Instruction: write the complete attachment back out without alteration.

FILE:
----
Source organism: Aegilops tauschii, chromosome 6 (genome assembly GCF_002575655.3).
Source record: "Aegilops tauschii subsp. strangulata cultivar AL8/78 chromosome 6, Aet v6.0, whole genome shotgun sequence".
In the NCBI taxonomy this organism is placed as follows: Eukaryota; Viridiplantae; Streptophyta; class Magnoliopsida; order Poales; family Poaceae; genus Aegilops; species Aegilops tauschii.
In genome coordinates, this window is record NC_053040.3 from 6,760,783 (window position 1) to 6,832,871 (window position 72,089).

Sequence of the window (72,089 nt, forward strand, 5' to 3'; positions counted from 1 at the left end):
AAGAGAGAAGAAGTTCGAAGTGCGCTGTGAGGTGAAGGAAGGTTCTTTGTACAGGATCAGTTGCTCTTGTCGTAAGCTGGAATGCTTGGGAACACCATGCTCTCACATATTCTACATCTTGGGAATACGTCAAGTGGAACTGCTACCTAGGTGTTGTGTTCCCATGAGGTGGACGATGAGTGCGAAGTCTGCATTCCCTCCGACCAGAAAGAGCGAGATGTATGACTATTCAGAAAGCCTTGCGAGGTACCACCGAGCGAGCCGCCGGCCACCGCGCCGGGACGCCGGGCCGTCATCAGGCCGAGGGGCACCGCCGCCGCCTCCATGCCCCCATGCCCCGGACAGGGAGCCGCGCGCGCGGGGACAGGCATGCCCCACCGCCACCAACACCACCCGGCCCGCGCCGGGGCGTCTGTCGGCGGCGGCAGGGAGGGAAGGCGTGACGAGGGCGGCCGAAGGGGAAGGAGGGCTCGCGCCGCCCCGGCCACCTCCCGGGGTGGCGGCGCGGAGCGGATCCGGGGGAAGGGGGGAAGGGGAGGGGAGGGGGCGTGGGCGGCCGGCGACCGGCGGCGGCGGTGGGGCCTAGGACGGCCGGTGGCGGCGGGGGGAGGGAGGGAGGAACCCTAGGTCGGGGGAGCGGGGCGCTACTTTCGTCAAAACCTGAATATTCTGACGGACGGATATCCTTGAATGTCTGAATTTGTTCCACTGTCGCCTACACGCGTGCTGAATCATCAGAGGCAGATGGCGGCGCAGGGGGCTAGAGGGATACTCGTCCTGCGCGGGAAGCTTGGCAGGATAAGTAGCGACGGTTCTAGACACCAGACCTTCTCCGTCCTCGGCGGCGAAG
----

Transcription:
Source organism: Aegilops tauschii, chromosome 6 (genome assembly GCF_002575655.3).
Source record: "Aegilops tauschii subsp. strangulata cultivar AL8/78 chromosome 6, Aet v6.0, whole genome shotgun sequence".
In the NCBI taxonomy this organism is placed as follows: Eukaryota; Viridiplantae; Streptophyta; class Magnoliopsida; order Poales; family Poaceae; genus Aegilops; species Aegilops tauschii.
In genome coordinates, this window is record NC_053040.3 from 6,760,783 (window position 1) to 6,832,871 (window position 72,089).

Sequence of the window (72,089 nt, forward strand, 5' to 3'; positions counted from 1 at the left end):
AAGAGAGAAGAAGTTCGAAGTGCGCTGTGAGGTGAAGGAAGGTTCTTTGTACAGGATCAGTTGCTCTTGTCGTAAGCTGGAATGCTTGGGAACACCATGCTCTCACATATTCTACATCTTGGGAATACGTCAAGTGGAACTGCTACCTAGGTGTTGTGTTCCCATGAGGTGGACGATGAGTGCGAAGTCTGCATTCCCTCCGACCAGAAAGAGCGAGATGTATGACTATTCAGAAAGCCTTGCGAGGTACCACCGAGCGAGCCGCCGGCCACCGCGCCGGGACGCCGGGCCGTCATCAGGCCGAGGGGCACCGCCGCCGCCTCCATGCCCCCATGCCCCGGACAGGGAGCCGCGCGCGCGGGGACAGGCATGCCCCACCGCCACCAACACCACCCGGCCCGCGCCGGGGCGTCTGTCGGCGGCGGCAGGGAGGGAAGGCGTGACGAGGGCGGCCGAAGGGGAAGGAGGGCTCGCGCCGCCCCGGCCACCTCCCGGGGTGGCGGCGCGGAGCGGATCCGGGGGAAGGGGGGAAGGGGAGGGGAGGGGGCGTGGGCGGCCGGCGACCGGCGGCGGCGGTGGGGCCTAGGACGGCCGGTGGCGGCGGGGGGAGGGAGGGAGGAACCCTAGGTCGGGGGAGCGGGGCGCTACTTTCGTCAAAACCTGAATATTCTGACGGACGGATATCCTTGAATGTCTGAATTTGTTCCACTGTCGCCTACACGCGTGCTGAATCATCAGAGGCAGATGGCGGCGCAGGGGGCTAGAGGGATACTCGTCCTGCGCGGGAAGCTTGGCAGGATAAGTAGCGACGGTTCTAGACACCAGACCTTCTCCGTCCTCGGCGGCGAAG